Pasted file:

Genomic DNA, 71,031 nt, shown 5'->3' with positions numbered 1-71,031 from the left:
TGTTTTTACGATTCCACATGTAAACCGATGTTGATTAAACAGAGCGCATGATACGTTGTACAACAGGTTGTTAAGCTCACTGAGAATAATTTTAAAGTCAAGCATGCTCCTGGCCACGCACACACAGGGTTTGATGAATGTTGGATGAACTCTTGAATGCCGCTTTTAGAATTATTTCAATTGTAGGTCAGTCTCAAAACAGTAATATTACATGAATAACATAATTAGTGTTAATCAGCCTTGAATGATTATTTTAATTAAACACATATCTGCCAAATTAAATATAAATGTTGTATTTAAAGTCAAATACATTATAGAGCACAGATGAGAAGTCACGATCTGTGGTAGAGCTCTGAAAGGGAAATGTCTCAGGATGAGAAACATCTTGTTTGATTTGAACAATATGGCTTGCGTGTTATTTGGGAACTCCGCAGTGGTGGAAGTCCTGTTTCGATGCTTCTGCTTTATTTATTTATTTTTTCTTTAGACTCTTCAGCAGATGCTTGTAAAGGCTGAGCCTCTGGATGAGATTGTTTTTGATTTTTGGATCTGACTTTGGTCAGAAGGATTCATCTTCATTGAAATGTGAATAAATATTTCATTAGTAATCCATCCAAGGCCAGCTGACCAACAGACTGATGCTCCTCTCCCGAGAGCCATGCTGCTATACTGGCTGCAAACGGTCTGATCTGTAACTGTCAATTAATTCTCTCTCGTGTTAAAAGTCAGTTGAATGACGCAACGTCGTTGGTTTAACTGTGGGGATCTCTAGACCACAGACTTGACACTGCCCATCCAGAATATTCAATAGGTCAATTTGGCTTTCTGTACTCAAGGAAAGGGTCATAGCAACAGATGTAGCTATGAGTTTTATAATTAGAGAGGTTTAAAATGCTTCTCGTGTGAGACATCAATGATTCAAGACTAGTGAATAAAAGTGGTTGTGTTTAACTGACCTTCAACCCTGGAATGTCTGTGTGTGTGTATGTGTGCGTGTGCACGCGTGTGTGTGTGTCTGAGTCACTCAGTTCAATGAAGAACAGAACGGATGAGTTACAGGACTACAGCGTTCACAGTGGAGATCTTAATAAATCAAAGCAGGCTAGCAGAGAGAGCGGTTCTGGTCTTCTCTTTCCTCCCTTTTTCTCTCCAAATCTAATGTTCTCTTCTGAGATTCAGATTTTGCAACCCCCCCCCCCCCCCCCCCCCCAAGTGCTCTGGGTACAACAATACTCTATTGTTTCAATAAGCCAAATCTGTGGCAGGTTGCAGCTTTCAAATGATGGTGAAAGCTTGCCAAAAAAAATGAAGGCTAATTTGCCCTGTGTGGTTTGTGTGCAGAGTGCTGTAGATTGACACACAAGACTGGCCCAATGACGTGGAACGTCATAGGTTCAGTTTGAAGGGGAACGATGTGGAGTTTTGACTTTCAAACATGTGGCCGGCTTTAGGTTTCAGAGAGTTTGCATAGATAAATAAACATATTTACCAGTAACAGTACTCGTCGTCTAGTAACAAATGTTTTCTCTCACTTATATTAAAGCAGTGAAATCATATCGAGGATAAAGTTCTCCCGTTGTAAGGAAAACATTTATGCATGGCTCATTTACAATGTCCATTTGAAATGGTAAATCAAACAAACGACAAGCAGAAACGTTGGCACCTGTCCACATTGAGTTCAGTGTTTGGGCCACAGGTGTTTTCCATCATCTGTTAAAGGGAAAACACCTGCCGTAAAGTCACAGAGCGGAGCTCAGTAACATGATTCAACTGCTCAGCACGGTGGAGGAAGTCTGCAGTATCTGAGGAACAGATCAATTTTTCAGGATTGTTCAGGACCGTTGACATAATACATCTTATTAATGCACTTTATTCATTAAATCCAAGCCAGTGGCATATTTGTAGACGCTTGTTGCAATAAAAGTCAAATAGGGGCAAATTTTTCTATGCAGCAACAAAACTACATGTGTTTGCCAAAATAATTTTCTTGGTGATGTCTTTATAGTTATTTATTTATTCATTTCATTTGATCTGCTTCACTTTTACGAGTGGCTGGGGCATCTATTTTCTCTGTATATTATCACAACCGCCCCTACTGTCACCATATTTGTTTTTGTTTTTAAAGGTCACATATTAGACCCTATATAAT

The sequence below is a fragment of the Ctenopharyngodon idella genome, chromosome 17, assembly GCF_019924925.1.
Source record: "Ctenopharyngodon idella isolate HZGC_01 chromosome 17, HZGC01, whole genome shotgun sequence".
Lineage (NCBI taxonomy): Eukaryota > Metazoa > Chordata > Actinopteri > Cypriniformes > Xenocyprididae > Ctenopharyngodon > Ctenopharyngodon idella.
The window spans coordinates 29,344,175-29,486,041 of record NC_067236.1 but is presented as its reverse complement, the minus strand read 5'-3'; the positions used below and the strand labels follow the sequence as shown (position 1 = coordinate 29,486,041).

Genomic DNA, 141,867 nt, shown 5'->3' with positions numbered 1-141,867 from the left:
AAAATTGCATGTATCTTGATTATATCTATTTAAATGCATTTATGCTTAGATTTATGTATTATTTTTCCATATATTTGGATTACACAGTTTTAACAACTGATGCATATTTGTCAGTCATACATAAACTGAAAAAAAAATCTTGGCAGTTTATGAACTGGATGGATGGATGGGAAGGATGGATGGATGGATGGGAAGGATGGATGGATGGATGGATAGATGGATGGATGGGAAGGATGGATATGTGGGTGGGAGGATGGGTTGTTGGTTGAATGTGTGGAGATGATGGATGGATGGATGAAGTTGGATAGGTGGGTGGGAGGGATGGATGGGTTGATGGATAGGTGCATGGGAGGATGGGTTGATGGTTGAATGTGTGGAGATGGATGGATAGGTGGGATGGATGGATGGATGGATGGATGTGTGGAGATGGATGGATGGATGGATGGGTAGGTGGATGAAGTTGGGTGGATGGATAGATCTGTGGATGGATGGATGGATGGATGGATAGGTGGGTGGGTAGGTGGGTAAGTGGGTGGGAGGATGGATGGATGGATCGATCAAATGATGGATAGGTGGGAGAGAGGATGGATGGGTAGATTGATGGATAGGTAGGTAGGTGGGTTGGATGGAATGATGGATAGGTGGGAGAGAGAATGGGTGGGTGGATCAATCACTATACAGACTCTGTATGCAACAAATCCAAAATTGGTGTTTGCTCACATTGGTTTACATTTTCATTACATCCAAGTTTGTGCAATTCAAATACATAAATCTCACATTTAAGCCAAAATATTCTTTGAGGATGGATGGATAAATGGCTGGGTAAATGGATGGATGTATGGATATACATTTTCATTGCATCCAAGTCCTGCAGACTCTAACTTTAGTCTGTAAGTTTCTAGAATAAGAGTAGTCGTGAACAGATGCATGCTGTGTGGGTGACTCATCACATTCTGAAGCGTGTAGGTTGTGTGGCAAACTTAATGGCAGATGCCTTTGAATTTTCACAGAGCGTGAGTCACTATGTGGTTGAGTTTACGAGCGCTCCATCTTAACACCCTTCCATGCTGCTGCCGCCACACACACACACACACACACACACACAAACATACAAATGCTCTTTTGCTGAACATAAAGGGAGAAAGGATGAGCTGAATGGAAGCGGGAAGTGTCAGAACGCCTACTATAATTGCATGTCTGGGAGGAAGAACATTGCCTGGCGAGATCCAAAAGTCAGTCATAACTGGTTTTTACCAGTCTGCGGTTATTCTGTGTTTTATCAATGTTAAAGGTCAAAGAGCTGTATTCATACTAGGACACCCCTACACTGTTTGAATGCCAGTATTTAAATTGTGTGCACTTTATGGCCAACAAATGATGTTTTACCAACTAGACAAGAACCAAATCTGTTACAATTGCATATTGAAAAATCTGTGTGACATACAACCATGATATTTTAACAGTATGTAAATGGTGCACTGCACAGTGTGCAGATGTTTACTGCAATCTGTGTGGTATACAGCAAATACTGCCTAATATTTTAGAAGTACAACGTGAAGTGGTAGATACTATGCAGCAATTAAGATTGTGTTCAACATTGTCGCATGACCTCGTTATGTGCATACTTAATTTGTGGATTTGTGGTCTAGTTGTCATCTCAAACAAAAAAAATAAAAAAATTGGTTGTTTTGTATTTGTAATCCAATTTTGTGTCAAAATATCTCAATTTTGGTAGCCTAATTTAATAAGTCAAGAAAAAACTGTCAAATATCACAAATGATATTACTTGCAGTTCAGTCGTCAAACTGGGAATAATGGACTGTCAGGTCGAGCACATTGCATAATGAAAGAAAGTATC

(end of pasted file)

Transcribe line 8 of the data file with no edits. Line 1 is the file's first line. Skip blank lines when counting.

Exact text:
AAAATTGCATGTATCTTGATTATATCTATTTAAATGCATTTATGCTTAGATTTATGTATTATTTTTCCATATATTTGGATTACACAGTTTTAACAACTGATGCATATTTGTCAGTCATACATAAACTGAAAAAAAAATCTTGGCAGTTTATGAACTGGATGGATGGATGGGAAGGATGGATGGATGGATGGGAAGGATGGATGGATGGATGGATAGATGGATGGATGGGAAGGATGGATATGTGGGTGGGAGGATGGGTTGTTGGTTGAATGTGTGGAGATGATGGATGGATGGATGAAGTTGGATAGGTGGGTGGGAGGGATGGATGGGTTGATGGATAGGTGCATGGGAGGATGGGTTGATGGTTGAATGTGTGGAGATGGATGGATAGGTGGGATGGATGGATGGATGGATGGATGTGTGGAGATGGATGGATGGATGGATGGGTAGGTGGATGAAGTTGGGTGGATGGATAGATCTGTGGATGGATGGATGGATGGATGGATAGGTGGGTGGGTAGGTGGGTAAGTGGGTGGGAGGATGGATGGATGGATCGATCAAATGATGGATAGGTGGGAGAGAGGATGGATGGGTAGATTGATGGATAGGTAGGTAGGTGGGTTGGATGGAATGATGGATAGGTGGGAGAGAGAATGGGTGGGTGGATCAATCACTATACAGACTCTGTATGCAACAAATCCAAAATTGGTGTTTGCTCACATTGGTTTACATTTTCATTACATCCAAGTTTGTGCAATTCAAATACATAAATCTCACATTTAAGCCAAAATATTCTTTGAGGATGGATGGATAAATGGCTGGGTAAATGGATGGATGTATGGATATACATTTTCATTGCATCCAAGTCCTGCAGACTCTAACTTTAGTCTGTAAGTTTCTAGAATAAGAGTAGTCGTGAACAGATGCATGCTGTGTGGGTGACTCATCACATTCTGAAGCGTGTAGGTTGTGTGGCAAACTTAATGGCAGATGCCTTTGAATTTTCACAGAGCGTGAGTCACTATGTGGTTGAGTTTACGAGCGCTCCATCTTAACACCCTTCCATGCTGCTGCCGCCACACACACACACACACACACACACACAAACATACAAATGCTCTTTTGCTGAACATAAAGGGAGAAAGGATGAGCTGAATGGAAGCGGGAAGTGTCAGAACGCCTACTATAATTGCATGTCTGGGAGGAAGAACATTGCCTGGCGAGATCCAAAAGTCAGTCATAACTGGTTTTTACCAGTCTGCGGTTATTCTGTGTTTTATCAATGTTAAAGGTCAAAGAGCTGTATTCATACTAGGACACCCCTACACTGTTTGAATGCCAGTATTTAAATTGTGTGCACTTTATGGCCAACAAATGATGTTTTACCAACTAGACAAGAACCAAATCTGTTACAATTGCATATTGAAAAATCTGTGTGACATACAACCATGATATTTTAACAGTATGTAAATGGTGCACTGCACAGTGTGCAGATGTTTACTGCAATCTGTGTGGTATACAGCAAATACTGCCTAATATTTTAGAAGTACAACGTGAAGTGGTAGATACTATGCAGCAATTAAGATTGTGTTCAACATTGTCGCATGACCTCGTTATGTGCATACTTAATTTGTGGATTTGTGGTCTAGTTGTCATCTCAAACAAAAAAAATAAAAAAATTGGTTGTTTTGTATTTGTAATCCAATTTTGTGTCAAAATATCTCAATTTTGGTAGCCTAATTTAATAAGTCAAGAAAAAACTGTCAAATATCACAAATGATATTACTTGCAGTTCAGTCGTCAAACTGGGAATAATGGACTGTCAGGTCGAGCACATTGCATAATGAAAGAAAGTATC